A Striking Celebrity Compound with a 7-Sided House and Richard Neutra Connections  

A two-home compound in La Crescenta, Calif. has recently hit the market — and it has so many interesting elements to it that we don’t even know where to start.

From its distinctive, futuristic architecture to its famous rock star owner, all the way down to a Richard Neutra connection that anchors it firmly in the past, one thing’s for sure: there’s nothing ordinary about this $9.8 million property.

Owned by Red Hot Chili Peppers bassist Michael Peter Balzary, known professionally as Flea, the compound sits amidst a 5.7-acre curated succulent garden.

But before we go into the reasons why the bassist is parting ways with the striking property he’s been calling home for the past four years, let’s go over some of the most distinctive merits of the compound.

Especially since it consists of not one, but two architecturally significant homes: one a modern heptagon-shaped house designed by AD100 architect Michael Maltzan and the other a lovely midcentury-style house built by famed architect Richard Neutra in the early 1950s.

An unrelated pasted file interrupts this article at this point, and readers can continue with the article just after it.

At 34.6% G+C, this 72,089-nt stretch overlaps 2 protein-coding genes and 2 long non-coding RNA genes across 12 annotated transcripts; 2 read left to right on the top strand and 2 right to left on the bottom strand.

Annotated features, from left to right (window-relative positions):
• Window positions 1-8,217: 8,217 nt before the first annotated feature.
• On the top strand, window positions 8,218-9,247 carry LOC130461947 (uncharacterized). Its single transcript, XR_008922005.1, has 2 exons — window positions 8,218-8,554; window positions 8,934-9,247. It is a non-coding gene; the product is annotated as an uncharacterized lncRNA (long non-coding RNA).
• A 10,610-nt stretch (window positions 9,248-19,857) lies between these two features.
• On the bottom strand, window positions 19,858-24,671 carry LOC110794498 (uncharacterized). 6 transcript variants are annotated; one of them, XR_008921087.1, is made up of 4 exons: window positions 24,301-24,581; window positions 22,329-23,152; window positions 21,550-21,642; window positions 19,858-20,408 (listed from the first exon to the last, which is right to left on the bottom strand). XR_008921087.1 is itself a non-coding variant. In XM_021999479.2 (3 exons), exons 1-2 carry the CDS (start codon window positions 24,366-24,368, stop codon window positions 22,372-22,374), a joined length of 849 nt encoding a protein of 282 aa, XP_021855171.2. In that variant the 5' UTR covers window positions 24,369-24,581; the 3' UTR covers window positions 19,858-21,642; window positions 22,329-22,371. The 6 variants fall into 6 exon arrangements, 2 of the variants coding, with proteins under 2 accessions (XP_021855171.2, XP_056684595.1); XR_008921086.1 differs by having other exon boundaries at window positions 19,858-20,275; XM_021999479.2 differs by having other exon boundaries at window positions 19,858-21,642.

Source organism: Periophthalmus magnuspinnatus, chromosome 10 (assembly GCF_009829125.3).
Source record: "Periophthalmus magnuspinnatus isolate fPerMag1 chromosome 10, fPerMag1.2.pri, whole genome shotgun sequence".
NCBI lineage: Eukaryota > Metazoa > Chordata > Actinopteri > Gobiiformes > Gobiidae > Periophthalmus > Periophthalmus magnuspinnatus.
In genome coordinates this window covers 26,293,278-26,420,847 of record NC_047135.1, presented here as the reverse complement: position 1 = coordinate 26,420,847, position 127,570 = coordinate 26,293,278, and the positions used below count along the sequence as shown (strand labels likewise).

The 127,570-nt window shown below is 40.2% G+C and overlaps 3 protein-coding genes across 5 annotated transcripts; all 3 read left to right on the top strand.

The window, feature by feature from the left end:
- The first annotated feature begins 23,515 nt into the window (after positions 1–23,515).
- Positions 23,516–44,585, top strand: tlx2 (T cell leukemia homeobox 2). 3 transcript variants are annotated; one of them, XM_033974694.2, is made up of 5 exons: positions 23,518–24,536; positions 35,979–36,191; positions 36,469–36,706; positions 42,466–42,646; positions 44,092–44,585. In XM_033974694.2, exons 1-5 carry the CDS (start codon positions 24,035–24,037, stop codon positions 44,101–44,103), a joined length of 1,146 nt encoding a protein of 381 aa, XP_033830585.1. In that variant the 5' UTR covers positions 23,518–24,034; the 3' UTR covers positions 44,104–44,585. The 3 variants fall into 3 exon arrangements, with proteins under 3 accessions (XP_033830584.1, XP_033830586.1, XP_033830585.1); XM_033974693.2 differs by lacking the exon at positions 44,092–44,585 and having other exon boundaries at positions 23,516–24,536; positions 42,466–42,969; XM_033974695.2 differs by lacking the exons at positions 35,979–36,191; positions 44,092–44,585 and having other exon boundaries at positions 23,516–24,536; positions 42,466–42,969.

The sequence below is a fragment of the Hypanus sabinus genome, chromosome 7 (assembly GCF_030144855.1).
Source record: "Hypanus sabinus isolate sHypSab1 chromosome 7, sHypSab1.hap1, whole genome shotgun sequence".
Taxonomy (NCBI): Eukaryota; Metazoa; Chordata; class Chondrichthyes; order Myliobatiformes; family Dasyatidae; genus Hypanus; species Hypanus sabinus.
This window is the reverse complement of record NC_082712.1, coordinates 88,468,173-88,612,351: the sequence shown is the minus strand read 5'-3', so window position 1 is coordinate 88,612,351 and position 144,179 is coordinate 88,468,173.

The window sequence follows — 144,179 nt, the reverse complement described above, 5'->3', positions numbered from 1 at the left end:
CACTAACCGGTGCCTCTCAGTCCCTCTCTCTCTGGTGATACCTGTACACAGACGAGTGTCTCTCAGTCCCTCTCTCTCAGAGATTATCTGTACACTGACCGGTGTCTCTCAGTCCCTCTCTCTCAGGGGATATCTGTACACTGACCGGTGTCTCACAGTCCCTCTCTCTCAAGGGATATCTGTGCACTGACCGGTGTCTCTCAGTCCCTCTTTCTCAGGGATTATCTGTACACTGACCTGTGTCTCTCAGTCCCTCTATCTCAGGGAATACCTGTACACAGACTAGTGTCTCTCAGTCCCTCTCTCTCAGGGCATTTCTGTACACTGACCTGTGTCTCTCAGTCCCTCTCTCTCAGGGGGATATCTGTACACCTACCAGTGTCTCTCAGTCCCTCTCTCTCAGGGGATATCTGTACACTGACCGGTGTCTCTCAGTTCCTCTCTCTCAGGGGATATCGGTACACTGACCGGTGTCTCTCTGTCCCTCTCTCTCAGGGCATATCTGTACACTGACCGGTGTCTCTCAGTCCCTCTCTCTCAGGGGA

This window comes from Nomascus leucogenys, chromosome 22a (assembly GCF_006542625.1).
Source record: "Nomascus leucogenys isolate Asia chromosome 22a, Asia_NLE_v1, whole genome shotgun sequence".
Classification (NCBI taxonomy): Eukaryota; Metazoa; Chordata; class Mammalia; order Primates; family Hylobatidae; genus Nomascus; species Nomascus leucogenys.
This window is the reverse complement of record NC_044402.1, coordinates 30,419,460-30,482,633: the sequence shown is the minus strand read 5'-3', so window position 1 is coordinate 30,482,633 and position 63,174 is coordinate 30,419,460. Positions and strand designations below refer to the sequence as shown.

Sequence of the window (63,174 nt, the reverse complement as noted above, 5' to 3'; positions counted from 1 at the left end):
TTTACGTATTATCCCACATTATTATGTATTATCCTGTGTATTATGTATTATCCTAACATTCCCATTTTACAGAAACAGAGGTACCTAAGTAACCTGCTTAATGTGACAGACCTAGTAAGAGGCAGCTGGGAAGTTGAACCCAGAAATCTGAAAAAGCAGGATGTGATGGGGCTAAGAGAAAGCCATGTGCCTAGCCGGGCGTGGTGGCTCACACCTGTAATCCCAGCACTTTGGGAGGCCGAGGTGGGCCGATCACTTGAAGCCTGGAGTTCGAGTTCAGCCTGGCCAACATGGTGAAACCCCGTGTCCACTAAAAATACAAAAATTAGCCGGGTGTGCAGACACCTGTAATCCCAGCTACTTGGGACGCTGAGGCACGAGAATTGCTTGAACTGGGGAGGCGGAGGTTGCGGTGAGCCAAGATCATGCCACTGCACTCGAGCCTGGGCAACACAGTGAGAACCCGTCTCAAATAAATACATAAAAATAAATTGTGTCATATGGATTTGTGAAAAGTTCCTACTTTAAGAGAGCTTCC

Priced at $9,799,000, the unique property is listed with Sherri Rogers, Elisa Ritt, Anthony Stellini, and Asher Ehsani of Compass.

The original midcentury house was built by lauded architect Richard Neutra for his secretary

Exterior of a single-level midcentury house designed by architect Richard Neutra
Photo credit: Cameron Carothers

The original structure on the property was built by Richard Neutra for his secretary, Dorothy Serulnic and her husband, George, back in 1953.

Neutra, one of the most influential architects of the twentieth century, made sure to make his secretary’s home as livable and comfortable as it is visually appealing.

He designed several built-ins including a sofa system with record player and concealed speakers, multiple desks, shelving systems, dining room table, and a sliding breakfast nook.

Living room of a midcentury house designed by architect Richard Neutra
Photo credit: Cameron Carothers
Living room of a midcentury house designed by architect Richard Neutra
Photo credit: Cameron Carothers

Clocking in at 1,350 sq ft, the midcentury-style home has 2 bedrooms, one bath, and is surrounded by walls of glass.

But despite its architectural pedigree, the Dorothy Serulnic Residence is not the main structure on the property.

The main house is a futuristic, heptagon-shaped structure with an open-air courtyard at the center

In what looks like a tribute to Richard Neutra’s cutting edge modernism, architect Michael Maltzan built a dramatic, seven-sided house on the property half a century later.

The spaceship-like house is surrounded by seven exterior walls (some made out of glass) and is anchored by an open-air courtyard that sits right at the center.

Nearly all the rooms of the house come with sliding floor-to-ceiling windows that open up to either the serene courtyard, or to beautiful mountain and city skyline views.